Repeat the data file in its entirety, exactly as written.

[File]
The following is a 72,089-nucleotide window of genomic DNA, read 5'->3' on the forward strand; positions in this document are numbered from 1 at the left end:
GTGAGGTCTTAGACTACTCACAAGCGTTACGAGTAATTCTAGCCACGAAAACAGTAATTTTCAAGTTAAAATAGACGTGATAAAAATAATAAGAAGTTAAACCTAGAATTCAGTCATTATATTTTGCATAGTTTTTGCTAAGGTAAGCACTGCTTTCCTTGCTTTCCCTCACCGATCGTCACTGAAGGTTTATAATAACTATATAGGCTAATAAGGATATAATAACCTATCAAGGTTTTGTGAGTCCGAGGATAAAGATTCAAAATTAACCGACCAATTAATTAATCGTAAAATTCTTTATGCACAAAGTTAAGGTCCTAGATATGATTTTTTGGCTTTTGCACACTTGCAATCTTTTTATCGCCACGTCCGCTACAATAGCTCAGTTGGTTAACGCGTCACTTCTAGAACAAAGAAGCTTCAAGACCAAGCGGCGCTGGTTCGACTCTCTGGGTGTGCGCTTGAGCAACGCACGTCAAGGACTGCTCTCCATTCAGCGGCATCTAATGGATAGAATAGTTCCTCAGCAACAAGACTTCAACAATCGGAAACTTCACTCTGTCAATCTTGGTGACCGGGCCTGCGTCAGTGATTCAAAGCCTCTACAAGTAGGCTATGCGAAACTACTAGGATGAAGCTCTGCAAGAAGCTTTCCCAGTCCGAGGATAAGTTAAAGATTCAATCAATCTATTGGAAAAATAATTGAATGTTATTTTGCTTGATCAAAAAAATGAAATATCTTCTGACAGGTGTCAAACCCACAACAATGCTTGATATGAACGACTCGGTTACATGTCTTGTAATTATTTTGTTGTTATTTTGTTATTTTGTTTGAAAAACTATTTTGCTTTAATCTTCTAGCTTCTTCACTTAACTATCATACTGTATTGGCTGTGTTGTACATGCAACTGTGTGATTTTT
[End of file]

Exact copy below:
The following is a 72,089-nucleotide window of genomic DNA, read 5'->3' on the forward strand; positions in this document are numbered from 1 at the left end:
GTGAGGTCTTAGACTACTCACAAGCGTTACGAGTAATTCTAGCCACGAAAACAGTAATTTTCAAGTTAAAATAGACGTGATAAAAATAATAAGAAGTTAAACCTAGAATTCAGTCATTATATTTTGCATAGTTTTTGCTAAGGTAAGCACTGCTTTCCTTGCTTTCCCTCACCGATCGTCACTGAAGGTTTATAATAACTATATAGGCTAATAAGGATATAATAACCTATCAAGGTTTTGTGAGTCCGAGGATAAAGATTCAAAATTAACCGACCAATTAATTAATCGTAAAATTCTTTATGCACAAAGTTAAGGTCCTAGATATGATTTTTTGGCTTTTGCACACTTGCAATCTTTTTATCGCCACGTCCGCTACAATAGCTCAGTTGGTTAACGCGTCACTTCTAGAACAAAGAAGCTTCAAGACCAAGCGGCGCTGGTTCGACTCTCTGGGTGTGCGCTTGAGCAACGCACGTCAAGGACTGCTCTCCATTCAGCGGCATCTAATGGATAGAATAGTTCCTCAGCAACAAGACTTCAACAATCGGAAACTTCACTCTGTCAATCTTGGTGACCGGGCCTGCGTCAGTGATTCAAAGCCTCTACAAGTAGGCTATGCGAAACTACTAGGATGAAGCTCTGCAAGAAGCTTTCCCAGTCCGAGGATAAGTTAAAGATTCAATCAATCTATTGGAAAAATAATTGAATGTTATTTTGCTTGATCAAAAAAATGAAATATCTTCTGACAGGTGTCAAACCCACAACAATGCTTGATATGAACGACTCGGTTACATGTCTTGTAATTATTTTGTTGTTATTTTGTTATTTTGTTTGAAAAACTATTTTGCTTTAATCTTCTAGCTTCTTCACTTAACTATCATACTGTATTGGCTGTGTTGTACATGCAACTGTGTGATTTTT